Briggs is a superb player, an emerging star, and the Bears attempted to sign him to a long-term extension last spring, and failed. While the consensus is that Chicago might not ante up the kind of money it takes to retain Briggs, and feels it has some promising youngsters who can step in if he departs, club officials may still be inclined to use the franchise marker to keep him.
Said Briggs: "They know I want to stay, but it's not my call."
The other key players eligible for unrestricted free agency include defensive tackles Alfonso Boone and Ian Scott, and venerable guard Ruben Brown, who continues to defy the ravages of age to play at a very high level.
Chicago is rarely a big player in acquiring free agents, with Angelo always preferring to build through the draft, but the Bears are a projected $23.4 million under the cap if they decide to do a little shopping to fill in some pieces or address issues of depth.
As is characteristically the case with a successful team, there will be some veterans with time remaining on their contracts who will want their deals upgraded. Jones, who lost his starting tailback job to Benson late in the season, made some noise last summer about his contract, and could be vocal in that regard again.
The contracts that most need attention, however, are those of Angelo and Smith, and both figure to sign lucrative extensions. Smith was the league's lowest-paid coach in 2006, with a salary of just $1.35 million, and much has been made of his status. Unless his demands are exorbitant, the Bears' brass won't let him go into 2007, the final year of his original contract, negotiated in 2004, minus a new deal.
Chicago players simply love working for Smith, who, on the NFL's biggest stage last week, demonstrated to those who might not have known him well before Super Bowl LXI what a class act he is. In three seasons, Smith has compiled a 31-21 mark (counting playoffs) and led the team to consecutive division titles. No Chicago coach has accomplished the latter feat since Mike Ditka in 1987-88.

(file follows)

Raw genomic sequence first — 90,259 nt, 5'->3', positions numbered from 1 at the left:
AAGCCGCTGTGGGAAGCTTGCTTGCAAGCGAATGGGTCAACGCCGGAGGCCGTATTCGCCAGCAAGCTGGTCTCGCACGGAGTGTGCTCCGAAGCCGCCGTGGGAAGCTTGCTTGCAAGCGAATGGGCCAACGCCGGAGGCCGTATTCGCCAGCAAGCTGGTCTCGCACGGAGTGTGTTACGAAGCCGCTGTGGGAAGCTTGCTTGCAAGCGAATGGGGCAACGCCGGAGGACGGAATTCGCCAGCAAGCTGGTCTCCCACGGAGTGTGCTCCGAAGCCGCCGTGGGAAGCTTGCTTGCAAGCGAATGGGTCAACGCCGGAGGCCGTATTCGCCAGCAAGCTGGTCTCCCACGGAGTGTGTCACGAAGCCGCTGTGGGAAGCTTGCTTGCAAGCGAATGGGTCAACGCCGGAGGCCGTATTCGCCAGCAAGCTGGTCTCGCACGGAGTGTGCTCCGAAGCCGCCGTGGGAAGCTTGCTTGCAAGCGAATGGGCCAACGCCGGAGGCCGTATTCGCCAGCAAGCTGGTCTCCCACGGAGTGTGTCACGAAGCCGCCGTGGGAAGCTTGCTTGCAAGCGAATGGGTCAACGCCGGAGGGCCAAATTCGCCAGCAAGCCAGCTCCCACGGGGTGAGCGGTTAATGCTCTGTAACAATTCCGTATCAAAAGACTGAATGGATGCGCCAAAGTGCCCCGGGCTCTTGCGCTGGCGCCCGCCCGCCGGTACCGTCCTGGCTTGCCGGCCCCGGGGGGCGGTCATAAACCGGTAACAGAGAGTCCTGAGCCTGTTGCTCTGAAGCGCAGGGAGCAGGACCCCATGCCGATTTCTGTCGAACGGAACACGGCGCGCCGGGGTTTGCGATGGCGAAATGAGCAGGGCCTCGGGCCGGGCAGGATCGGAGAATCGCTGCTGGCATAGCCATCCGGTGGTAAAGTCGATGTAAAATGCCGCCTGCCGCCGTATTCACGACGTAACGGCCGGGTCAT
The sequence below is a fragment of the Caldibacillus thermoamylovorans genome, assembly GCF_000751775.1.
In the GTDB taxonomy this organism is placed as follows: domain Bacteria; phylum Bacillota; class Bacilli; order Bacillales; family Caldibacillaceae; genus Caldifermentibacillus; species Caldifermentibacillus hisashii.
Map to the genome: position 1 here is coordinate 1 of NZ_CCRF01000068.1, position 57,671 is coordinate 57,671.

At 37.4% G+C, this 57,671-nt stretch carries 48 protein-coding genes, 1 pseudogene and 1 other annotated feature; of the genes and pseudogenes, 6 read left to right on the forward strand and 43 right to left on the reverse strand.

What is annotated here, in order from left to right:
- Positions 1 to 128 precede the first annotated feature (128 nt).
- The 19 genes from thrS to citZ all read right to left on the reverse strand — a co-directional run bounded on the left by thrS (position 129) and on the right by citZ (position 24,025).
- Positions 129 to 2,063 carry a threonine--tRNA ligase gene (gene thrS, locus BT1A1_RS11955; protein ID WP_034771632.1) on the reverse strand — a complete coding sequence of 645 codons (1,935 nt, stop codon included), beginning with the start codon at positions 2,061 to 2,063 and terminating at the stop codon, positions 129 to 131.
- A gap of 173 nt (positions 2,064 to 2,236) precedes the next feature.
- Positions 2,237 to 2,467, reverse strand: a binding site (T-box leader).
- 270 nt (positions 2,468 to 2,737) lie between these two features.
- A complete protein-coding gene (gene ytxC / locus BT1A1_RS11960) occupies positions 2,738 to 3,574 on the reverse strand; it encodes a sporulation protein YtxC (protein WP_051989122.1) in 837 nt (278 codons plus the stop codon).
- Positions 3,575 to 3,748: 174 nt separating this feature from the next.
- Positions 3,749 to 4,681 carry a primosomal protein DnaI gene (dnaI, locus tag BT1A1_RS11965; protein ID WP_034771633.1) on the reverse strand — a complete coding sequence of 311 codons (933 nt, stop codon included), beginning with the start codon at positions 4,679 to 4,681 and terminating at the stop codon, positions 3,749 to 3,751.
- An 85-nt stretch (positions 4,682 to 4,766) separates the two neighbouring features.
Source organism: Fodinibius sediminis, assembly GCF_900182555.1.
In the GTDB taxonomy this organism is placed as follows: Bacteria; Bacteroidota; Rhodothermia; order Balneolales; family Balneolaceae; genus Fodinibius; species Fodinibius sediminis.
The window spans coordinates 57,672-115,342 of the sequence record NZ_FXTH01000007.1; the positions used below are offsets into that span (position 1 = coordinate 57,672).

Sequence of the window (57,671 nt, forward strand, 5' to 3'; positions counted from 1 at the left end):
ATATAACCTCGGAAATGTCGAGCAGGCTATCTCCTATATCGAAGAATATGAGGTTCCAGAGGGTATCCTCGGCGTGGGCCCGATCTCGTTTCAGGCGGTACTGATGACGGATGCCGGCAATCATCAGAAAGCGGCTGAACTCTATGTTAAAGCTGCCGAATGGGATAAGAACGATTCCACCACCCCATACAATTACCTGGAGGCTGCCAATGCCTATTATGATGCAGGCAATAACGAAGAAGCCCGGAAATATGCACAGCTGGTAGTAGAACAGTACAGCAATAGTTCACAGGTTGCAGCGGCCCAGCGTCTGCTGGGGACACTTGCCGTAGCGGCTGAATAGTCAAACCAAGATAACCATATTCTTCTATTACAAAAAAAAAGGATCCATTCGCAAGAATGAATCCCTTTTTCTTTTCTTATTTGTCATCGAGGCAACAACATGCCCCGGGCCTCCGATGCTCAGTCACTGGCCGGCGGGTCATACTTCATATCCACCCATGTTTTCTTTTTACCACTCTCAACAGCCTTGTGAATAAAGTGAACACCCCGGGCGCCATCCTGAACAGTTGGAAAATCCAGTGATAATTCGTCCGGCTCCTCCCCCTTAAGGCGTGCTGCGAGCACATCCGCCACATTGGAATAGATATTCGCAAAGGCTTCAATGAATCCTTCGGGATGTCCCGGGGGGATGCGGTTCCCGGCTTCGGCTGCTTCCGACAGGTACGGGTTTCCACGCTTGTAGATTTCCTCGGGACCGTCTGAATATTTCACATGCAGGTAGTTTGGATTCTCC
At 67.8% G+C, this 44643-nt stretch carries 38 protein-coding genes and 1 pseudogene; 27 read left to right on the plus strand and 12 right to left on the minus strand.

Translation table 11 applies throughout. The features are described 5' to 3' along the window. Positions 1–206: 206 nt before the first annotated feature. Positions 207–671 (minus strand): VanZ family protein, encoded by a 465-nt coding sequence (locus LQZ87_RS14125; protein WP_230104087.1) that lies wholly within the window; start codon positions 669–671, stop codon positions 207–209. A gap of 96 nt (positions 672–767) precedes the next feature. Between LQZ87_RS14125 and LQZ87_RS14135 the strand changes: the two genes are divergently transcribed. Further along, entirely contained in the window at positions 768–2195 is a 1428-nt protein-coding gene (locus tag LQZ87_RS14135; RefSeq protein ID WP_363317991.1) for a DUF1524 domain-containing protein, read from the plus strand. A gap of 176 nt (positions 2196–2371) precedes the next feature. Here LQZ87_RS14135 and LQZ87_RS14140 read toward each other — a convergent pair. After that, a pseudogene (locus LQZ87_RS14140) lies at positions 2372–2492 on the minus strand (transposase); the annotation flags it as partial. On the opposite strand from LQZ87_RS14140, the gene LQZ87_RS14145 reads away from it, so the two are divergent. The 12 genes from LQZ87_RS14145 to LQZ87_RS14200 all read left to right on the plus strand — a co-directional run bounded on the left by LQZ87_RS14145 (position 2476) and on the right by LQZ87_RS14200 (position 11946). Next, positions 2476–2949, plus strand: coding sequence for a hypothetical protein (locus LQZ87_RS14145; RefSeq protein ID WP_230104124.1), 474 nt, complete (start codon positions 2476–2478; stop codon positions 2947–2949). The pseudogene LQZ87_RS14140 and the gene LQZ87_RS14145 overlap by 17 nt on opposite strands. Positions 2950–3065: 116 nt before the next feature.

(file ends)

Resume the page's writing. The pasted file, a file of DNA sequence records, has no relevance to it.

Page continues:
To even allow any uncertainty to exist over Smith's long-term future with the franchise would send a bad message, and the Bears won't do that.
One coach who could depart is defensive coordinator Ron Rivera, who will interview with the Dallas Cowboys, and could become the head coach or even coordinator there. Rivera is making just $500,000 and his contract with the Bears has essentially expired. The Bears have a two-week exclusivity period in which they can negotiate with Rivera as coordinator, but the sense is that Chicago will not overpay to retain him.
There are several defensive coordinators earning double Rivera's salary and Miami coordinator Dom Capers recently signed a new contract that pays him about $2.7 annually. Chicago officials indicated on Sunday night, however, that they will not get into a bidding war with Jerry Jones if the Dallas owner pursues Rivera with a big-money offer.
They pointed out that the Bears' defense is more Smith's brain child and that there might be a ready replacement already on staff in linebackers coach Bob Babich. And so it appears the Bears could have one significant staffing change in 2007.
Odds are, though, this team will be tweaked more than turned over in '07. Angelo and Smith have done a estimable job building the roster and, even with the uncertainty at quarterback, the Bears don't figure to show much slippage next season.
Len Pasquarelli is a senior writer at ESPN.com.